The Ultimate Fighting Championship inked a seven-year deal with network television giant Fox on Aug. 28, 2011. The UFC was gaining ground and had built its popularity by showcasing mixed martial arts to audiences around the world.
As part of the agreement, Fox held the rights to four live UFC events per year, along with other shows like “Road to the Octagon,” UFC Fight Night and “The Ultimate Fighter.” The programs would air on various Fox properties, including Fox Sports 1, Fox Sports 2, Fuel TV and FX. With the contract set to expire at the end of 2018, the question now centers on whether or not the UFC will stick with Fox or find another broadcast partner.
The UFC-Fox relationship has produced plenty of defining moments. Here are five of them:
1. The Debut
Despite being a one-hour show, UFC on Fox 1 became the most-watched mixed martial arts event in history, as 8.8 million viewers tuned in on Nov. 12, 2011. It featured a heavyweight title bout between Cain Velasquez and Junior dos Santos, with the latter knocking out Velasquez in just 64 seconds. The show set the record for the highest-rated MMA event on network television in the United States, shooting past CBS’ EliteXC “Primetime,” which featured Kevin “Kimbo Slice” Ferguson against James Thompson in 2008.
2. Sign of the Times
There are happenings that hint at potential disaster, and UFC on Fox 27 was one of them. While most agree not all main events are created equal, some just leave you scratching your head. Ronaldo Souza and Derek Brunson met for a second time, as they drew headlining duty on Jan. 27 at the Spectrum Center in Charlotte, North Carolina. It was a solid matchup on paper, but it did not fare well with the public. UFC on Fox 27 garnered only 1,770,000 viewers, eclipsing the previous all-time low of 1,983,000 set by the Demian Maia-Carlos Condit helmed UFC on Fox 21 in August 2016. Won by Souza via first-round knockout, the UFC on Fox 27 main event pulled in 2,224,000 viewers, lower than the 2,874,000 the Demetrious Johnson-Wilson Reis headliner at UFC on Fox 24 drew in 2017. Those are not the numbers the UFC wants to see with its next TV deal hanging in the balance.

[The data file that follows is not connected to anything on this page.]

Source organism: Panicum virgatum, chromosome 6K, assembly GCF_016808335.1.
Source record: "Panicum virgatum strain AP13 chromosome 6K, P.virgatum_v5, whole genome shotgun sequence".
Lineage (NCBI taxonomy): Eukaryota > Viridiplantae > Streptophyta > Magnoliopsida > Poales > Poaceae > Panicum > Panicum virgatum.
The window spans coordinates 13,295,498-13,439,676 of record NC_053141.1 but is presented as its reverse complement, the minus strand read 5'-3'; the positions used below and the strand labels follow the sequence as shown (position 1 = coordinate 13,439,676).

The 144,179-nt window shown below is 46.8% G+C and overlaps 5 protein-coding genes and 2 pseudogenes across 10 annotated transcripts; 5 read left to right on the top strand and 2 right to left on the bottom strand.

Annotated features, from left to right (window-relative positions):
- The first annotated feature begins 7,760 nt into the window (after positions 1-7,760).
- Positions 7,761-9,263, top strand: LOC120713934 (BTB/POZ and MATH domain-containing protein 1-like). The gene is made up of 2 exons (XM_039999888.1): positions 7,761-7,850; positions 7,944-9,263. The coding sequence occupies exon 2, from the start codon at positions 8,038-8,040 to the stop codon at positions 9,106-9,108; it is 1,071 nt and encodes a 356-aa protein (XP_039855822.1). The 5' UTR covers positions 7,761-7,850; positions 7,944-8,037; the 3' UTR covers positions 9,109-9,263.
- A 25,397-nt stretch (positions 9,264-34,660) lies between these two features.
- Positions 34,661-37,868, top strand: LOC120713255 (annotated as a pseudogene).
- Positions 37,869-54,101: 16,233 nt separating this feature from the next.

3. Deal or No Deal?
The exclusive negotiating period between Fox and the UFC expired in October, giving the promotion the opportunity to look elsewhere for broadcasting partners. Fox reportedly offered in the neighborhood of $200 million per year -- roughly twice the amount it agreed to in 2011 -- to renew its contract with the UFC. However, the UFC hopes to quadruple its original deal to around $450 million for 10 years. The rumor mill has also churned with the possibility of splitting the package between two or more networks and giving digital powerhouses like Facebook, Amazon, Google and Twitter a piece of the pie.
4. From the UFC to WWE
With the UFC-Fox relationship up on the air, the network appears to be setting its sights on another acronym: WWE. Those familiar with the situation believe that Fox wants to pair World Wrestling Entertainment’s “Monday Night Raw,” which steadily produces north of three million viewers, with the NFL’s “Thursday Night Football.” With both the UFC and the WWE seeking $400-plus million deals, sources claim that Fox is determined to “pass on [the] UFC” and “use Raw for Fox broadcasting and FSI content.”
5. An Uncertain Future
The UFC has no official home beyond 2018 yet, but that figures to change in the coming months. What does the future hold for the world’s most prominent mixed martial arts organization? Will it turn to boxing for a much-needed boost? Conor McGregor stepped outside the Octagon and into a ring to box Floyd Mayweather Jr. in August. Shortly after the multi-million-dollar fight, UFC President Dana White broached the idea of getting into the boxing business. If the UFC wants to bring back its glory days, most believe it first has to find a suitable host for fights, reinvigorate its television ratings and create new stars to replace the Anderson Silvas, Ronda Rouseys and Georges St. Pierres of the world.